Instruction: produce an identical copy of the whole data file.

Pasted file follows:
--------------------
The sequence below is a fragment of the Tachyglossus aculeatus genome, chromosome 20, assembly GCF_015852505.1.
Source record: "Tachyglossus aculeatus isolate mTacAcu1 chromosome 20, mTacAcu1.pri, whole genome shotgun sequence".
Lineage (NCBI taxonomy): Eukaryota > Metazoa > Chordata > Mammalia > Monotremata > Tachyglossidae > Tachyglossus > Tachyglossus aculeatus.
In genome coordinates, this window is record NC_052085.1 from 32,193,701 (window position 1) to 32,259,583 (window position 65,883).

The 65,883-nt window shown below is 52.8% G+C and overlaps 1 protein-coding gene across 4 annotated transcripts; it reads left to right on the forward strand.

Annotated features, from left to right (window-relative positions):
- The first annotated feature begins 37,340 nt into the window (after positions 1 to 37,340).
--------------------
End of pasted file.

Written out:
The sequence below is a fragment of the Tachyglossus aculeatus genome, chromosome 20, assembly GCF_015852505.1.
Source record: "Tachyglossus aculeatus isolate mTacAcu1 chromosome 20, mTacAcu1.pri, whole genome shotgun sequence".
Lineage (NCBI taxonomy): Eukaryota > Metazoa > Chordata > Mammalia > Monotremata > Tachyglossidae > Tachyglossus > Tachyglossus aculeatus.
In genome coordinates, this window is record NC_052085.1 from 32,193,701 (window position 1) to 32,259,583 (window position 65,883).

The 65,883-nt window shown below is 52.8% G+C and overlaps 1 protein-coding gene across 4 annotated transcripts; it reads left to right on the forward strand.

Annotated features, from left to right (window-relative positions):
- The first annotated feature begins 37,340 nt into the window (after positions 1 to 37,340).